After Further Review … While National Football League salaries continue to escalate, as they do in all professional sports, I wonder what the thinking is of some sports stars who appear to want to “take it all” without “giving their all.” What brings this question to mind is one – Albert Haynesworth, #92 defensive tackle of the Washington Redskins.
Haynesworth’s contract of $100 million includes $41 million guaranteed last year. He stands 6’6” and weighs an ample 350 pounds. Albert chose not to attend the Redskins voluntary workouts. Reportedly, he is “staying away” because he is displeased with Coach Mike Shanahan’s desire to install a 3-4 defense vs. the 4-3 defense of former Redskins Coach Jim Zorn. The 3-4 defense, reportedly, would put Haynesworth’s 350+ pounds at the nose tackle.
Shanahan was hired by Redskins owner Dan Snyder to resurrect the Redskins from a 4-12 season (2009). Shanahan is a long time NFL head coach, who, with the Denver Broncos, won 2 Super Bowls and numerous division titles. His coaching record ranks him near the top of head coaches with whom I’ve had the pleasure to work. But that’s not the point.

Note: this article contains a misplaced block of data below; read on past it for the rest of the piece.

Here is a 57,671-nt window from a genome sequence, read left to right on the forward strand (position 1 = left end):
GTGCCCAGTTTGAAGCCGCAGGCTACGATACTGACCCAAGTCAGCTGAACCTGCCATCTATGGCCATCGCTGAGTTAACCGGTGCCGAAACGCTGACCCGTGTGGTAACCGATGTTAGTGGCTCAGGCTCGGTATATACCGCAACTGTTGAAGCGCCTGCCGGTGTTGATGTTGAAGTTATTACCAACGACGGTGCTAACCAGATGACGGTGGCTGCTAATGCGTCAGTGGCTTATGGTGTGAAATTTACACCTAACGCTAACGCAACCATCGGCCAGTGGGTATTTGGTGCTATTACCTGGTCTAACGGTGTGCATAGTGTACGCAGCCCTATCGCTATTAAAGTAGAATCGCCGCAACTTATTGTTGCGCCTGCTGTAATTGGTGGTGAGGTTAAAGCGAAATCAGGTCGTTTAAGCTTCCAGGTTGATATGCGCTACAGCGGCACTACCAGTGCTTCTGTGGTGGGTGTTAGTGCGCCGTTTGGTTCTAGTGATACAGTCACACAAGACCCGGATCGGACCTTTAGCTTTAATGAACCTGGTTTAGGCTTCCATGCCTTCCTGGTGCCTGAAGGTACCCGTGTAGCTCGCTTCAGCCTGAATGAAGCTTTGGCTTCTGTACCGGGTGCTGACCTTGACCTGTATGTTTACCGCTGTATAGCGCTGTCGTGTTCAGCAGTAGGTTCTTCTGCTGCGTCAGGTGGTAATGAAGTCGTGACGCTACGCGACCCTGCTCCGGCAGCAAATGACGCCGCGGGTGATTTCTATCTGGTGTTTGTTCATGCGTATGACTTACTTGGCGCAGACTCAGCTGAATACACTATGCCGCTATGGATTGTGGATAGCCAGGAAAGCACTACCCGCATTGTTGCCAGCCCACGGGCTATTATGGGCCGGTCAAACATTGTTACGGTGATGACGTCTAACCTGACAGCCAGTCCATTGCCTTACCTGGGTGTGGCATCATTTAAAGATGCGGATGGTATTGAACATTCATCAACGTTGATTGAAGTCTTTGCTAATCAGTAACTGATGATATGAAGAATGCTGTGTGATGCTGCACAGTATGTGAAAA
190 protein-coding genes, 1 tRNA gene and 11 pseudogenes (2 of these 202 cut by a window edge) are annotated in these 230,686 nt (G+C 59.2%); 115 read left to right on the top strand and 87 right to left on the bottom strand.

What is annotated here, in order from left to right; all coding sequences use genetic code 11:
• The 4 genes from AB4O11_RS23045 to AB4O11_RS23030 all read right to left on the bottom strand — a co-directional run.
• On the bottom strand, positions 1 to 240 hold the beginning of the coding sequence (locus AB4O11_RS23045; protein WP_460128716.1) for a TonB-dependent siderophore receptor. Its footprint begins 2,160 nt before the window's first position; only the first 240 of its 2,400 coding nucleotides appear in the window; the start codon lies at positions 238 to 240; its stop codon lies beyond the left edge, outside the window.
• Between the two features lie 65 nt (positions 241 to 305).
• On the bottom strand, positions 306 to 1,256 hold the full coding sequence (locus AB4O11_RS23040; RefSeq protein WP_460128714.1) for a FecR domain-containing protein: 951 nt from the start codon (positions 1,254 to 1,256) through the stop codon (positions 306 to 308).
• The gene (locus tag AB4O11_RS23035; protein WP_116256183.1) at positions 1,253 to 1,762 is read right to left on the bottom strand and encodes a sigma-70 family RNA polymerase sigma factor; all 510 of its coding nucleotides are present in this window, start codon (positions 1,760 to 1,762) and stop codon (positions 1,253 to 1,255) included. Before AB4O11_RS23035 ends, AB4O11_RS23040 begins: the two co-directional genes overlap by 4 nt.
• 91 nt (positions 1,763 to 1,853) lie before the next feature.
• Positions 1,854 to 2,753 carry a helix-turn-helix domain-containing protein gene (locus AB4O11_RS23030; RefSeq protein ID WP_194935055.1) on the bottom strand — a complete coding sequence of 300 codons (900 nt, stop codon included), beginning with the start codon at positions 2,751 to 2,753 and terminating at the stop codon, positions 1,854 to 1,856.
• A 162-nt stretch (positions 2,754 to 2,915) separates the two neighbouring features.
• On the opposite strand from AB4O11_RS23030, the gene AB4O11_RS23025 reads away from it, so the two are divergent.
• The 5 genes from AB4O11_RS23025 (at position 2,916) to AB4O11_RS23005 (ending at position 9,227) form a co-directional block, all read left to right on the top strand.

What Haynesworth fails to understand is that he is an “employee,” not the employer. When you work for someone else, who pays you a very healthy ($100 million!) salary, you have 2 choices: (1) work under the conditions that your employer sets, or (2) quit. Haynesworth’s objection is that he doesn’t want to play in a 3-4 defense. Then, Albert, my friend, give Redskins owner Snyder his money back and ask for a trade (to another T.E.A.M.) or just plain quit. If you do quit (pro football), what kind of market is available to you at your present salary?
At issue is the “organized T.E.A.M. activities” often referred to as OTA’s. Granted these OTA’s are voluntary, but a large majority of players do attend. Why? They don’t get paid extra, it’s just part of their salary and obligation as a member of that T.E.A.M. These OTA’s are a chance for coaches to teach new techniques or strategies, along with an opportunity to help players know each other better and develop camaraderie.
Haynesworth, it seems, just “doesn’t get it.” Perhaps he should meet with Shanahan and discuss the issue. If that doesn’t work out to Albert’s satisfaction, maybe he should just go out and buy his own T.E.A.M. – then he can make the rules the way he wants.
Will you put forth every effort to help better your T.E.A.M?